Public consultation on Assam-Nagaland Border issues needed

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By Oken Jeet Sandham
Of late, there have been criticisms against the remarks made by Nagaland Chief Minister TR Zeliang with regard to the chronic Assam-Nagaland border issues. The Chief Minister seemingly stated that Nagaland lacked documents to settle its protracted border row with neighboring Assam. His remarks soon drew flaks from various quarters.
In fact, soon after Zeliang`™s remarks came up, the Assam media jumped over it and generated fair amount of news vindicating their claims, while many Nagas termed his controversial remarks as capitulating.

The inability to resolve the border row between Assam and Nagaland over the years had cost hundreds of innocent lives, while the relationship between the two has been worsening and people living in either side of the borders feel insecure. The two Governments have miserably failed to instill a sense of security into the minds of their citizens living along the border areas.
As they kept dragging on the border problems with no solution at sight, the issues became more compounded for the simple fact that over the years, outsiders and illegal immigrants kept deluging in these vast border areas. Most of them are not indigenous people. Yet the Assam administration has allegedly provided these people with necessary papers making them as bonafide citizens of their State. This move has literally made Nagaland administration handicapped.
Comments and remarks by many Naga leaders including senior politicians after every unfortunate border clash have also become ritual because they would continue to insist on not holding talks with people living in Assam border. These people, they explained, were not real Assamese people.
Strangely, whenever such issues arose, the real Assamese people or any of their civil societies did not react. Their silence emboldened these people living in Assam border areas to go robust against Nagas living in Nagaland border areas.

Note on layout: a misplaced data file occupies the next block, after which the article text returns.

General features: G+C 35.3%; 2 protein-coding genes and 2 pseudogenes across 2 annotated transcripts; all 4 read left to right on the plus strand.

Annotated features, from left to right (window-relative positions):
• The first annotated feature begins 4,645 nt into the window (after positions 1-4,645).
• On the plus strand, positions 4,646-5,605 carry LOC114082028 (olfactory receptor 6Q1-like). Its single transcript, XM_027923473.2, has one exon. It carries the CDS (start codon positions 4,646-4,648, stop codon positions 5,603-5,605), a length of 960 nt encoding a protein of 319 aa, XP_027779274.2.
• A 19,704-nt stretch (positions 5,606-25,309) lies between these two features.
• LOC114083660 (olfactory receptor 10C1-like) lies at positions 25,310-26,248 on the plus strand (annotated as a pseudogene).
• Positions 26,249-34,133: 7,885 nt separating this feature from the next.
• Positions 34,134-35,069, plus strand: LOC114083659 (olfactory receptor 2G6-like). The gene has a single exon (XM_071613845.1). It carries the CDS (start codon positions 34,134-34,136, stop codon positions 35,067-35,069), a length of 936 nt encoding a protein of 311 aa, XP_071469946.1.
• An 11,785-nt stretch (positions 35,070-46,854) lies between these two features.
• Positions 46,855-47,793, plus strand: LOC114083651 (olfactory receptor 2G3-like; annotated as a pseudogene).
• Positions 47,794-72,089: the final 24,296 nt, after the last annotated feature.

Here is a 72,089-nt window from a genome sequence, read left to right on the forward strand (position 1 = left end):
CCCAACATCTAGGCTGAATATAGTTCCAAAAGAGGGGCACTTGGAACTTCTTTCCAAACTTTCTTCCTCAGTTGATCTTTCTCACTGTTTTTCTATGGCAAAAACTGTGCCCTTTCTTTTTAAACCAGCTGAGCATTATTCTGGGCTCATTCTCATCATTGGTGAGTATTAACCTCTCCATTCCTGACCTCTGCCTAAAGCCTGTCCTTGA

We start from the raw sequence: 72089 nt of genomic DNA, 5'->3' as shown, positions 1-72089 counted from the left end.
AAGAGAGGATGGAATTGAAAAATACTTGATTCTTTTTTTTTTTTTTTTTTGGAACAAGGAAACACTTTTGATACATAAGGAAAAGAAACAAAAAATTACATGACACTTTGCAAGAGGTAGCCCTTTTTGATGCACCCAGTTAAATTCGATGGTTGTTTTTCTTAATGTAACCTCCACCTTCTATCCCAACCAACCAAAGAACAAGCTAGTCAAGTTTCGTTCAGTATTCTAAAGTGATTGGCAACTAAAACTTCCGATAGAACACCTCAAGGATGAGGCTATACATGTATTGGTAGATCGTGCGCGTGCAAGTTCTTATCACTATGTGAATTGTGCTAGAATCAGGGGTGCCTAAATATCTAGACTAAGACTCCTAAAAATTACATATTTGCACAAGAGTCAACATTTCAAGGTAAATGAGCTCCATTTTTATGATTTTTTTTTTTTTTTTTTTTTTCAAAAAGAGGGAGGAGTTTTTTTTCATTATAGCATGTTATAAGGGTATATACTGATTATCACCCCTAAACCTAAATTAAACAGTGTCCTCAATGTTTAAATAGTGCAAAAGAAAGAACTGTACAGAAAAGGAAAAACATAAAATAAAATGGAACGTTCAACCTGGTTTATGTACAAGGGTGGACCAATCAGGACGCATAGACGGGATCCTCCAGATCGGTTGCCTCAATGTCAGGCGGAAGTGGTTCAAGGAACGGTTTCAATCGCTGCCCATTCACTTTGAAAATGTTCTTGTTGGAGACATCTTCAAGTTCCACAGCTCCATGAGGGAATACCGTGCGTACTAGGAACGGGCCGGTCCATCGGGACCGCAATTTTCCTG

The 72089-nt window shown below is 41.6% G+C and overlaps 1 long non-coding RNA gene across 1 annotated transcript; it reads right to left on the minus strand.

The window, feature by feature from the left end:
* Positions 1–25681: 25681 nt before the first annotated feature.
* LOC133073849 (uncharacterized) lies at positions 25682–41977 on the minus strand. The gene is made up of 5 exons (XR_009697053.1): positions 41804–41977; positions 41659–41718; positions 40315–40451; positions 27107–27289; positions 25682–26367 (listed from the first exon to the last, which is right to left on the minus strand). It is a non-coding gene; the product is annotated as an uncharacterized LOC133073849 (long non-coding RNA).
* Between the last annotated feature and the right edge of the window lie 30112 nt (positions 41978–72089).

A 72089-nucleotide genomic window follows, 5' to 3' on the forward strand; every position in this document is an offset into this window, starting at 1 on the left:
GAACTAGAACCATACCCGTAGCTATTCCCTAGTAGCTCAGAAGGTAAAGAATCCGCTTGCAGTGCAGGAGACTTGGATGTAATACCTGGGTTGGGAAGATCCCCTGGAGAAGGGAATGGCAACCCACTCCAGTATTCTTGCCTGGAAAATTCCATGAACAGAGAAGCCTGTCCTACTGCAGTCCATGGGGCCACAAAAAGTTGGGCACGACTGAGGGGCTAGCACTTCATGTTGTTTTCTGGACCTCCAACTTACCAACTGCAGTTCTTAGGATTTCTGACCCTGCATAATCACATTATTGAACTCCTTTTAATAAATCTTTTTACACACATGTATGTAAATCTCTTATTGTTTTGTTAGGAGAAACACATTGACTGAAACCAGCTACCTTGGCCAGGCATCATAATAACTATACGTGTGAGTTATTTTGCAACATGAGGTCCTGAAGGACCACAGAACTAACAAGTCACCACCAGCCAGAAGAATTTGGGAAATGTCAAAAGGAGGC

Again, when there were any casualties due to border violence, the Assam Government would hurriedly announce ex-gratia for those who died in the unfortunate border clashes and also the injured. One such announcement was recently made by Assam Chief Minister Tarun Gogoi when he visited affected villages in the border areas under Golaghat district of Assam bordering Nagaland`™s Wokha district. Such move on the part of Assam is also a clear manifestation that whosoever living in Assam border areas are bonafide citizens of her state.
Looking at these prevailing peculiarities, can anyone confidently ask as to whether our attempts to justify the non-indigenous status of these people living in their (Assam) border areas carry any weight? Not at all, because the real Assamese people or for that matter the Government of Assam have silently accepted that these people are theirs.
It is worth mentioning that in July 1960, an Naga People`™s Convention (NPC) delegation submitted a 16-Point Memorandum to Prime Minister Jawaharlal Nehru reiterating the Nagas`™ claim over the areas which they said were excluded from the erstwhile Naga Hills district by the British government in 1898, 1901 and 1918. The negotiations between the NPC and the Center led to the formation of Nagaland State in 1963.
Unfortunately, according to sources, the boundary dispute started in 1963 following the creation of Nagaland as the 16th State of the Indian Union. Assam insisted on retaining the constitutional boundaries that are defined by the 1962 State of Nagaland Act. It further explained that the boundaries of Nagaland comprise two units `“ the Naga Hills district of Assam created in 1866, whose boundaries were defined in precise terms through a notification of 1925, and the Tuensang areas as per the Naga Hills-Tuensang Areas Act, 1957. However, Nagaland insists on the restoration of the historical boundaries and demands re-transfer of 12,882 square kilometers of Assam`™s land to Nagaland on the ground that the colonial government excluded these Naga areas from the erstwhile Naga Hills district `without the knowledge and much less the consent of the Nagas.`
An official account of the boundary dispute brought out by the Assam government in 1985, titled `Facts About The Assam-Nagaland Border` however, stated: Absolutely no commitment whatsoever was made to the Naga leaders in the 16-Point Agreement in respect of the reserved Forests falling within Assam according to

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